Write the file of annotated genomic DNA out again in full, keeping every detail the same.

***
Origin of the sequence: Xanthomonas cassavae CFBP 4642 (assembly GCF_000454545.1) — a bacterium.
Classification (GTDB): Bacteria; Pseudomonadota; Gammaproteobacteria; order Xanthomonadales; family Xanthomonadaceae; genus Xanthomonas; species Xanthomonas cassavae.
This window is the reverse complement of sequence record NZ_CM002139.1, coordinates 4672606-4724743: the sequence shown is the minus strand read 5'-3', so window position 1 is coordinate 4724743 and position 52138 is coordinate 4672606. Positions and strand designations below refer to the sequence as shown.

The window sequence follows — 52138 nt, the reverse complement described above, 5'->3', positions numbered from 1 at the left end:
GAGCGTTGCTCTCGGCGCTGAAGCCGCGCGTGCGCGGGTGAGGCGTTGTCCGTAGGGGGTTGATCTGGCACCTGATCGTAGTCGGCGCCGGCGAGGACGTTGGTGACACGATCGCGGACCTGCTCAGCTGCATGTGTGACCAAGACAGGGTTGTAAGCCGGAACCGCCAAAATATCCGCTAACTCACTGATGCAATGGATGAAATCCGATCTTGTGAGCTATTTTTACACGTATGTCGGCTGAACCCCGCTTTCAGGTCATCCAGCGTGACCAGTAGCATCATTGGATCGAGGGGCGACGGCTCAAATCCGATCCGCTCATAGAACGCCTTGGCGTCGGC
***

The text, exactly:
Origin of the sequence: Xanthomonas cassavae CFBP 4642 (assembly GCF_000454545.1) — a bacterium.
Classification (GTDB): Bacteria; Pseudomonadota; Gammaproteobacteria; order Xanthomonadales; family Xanthomonadaceae; genus Xanthomonas; species Xanthomonas cassavae.
This window is the reverse complement of sequence record NZ_CM002139.1, coordinates 4672606-4724743: the sequence shown is the minus strand read 5'-3', so window position 1 is coordinate 4724743 and position 52138 is coordinate 4672606. Positions and strand designations below refer to the sequence as shown.

The window sequence follows — 52138 nt, the reverse complement described above, 5'->3', positions numbered from 1 at the left end:
GAGCGTTGCTCTCGGCGCTGAAGCCGCGCGTGCGCGGGTGAGGCGTTGTCCGTAGGGGGTTGATCTGGCACCTGATCGTAGTCGGCGCCGGCGAGGACGTTGGTGACACGATCGCGGACCTGCTCAGCTGCATGTGTGACCAAGACAGGGTTGTAAGCCGGAACCGCCAAAATATCCGCTAACTCACTGATGCAATGGATGAAATCCGATCTTGTGAGCTATTTTTACACGTATGTCGGCTGAACCCCGCTTTCAGGTCATCCAGCGTGACCAGTAGCATCATTGGATCGAGGGGCGACGGCTCAAATCCGATCCGCTCATAGAACGCCTTGGCGTCGGC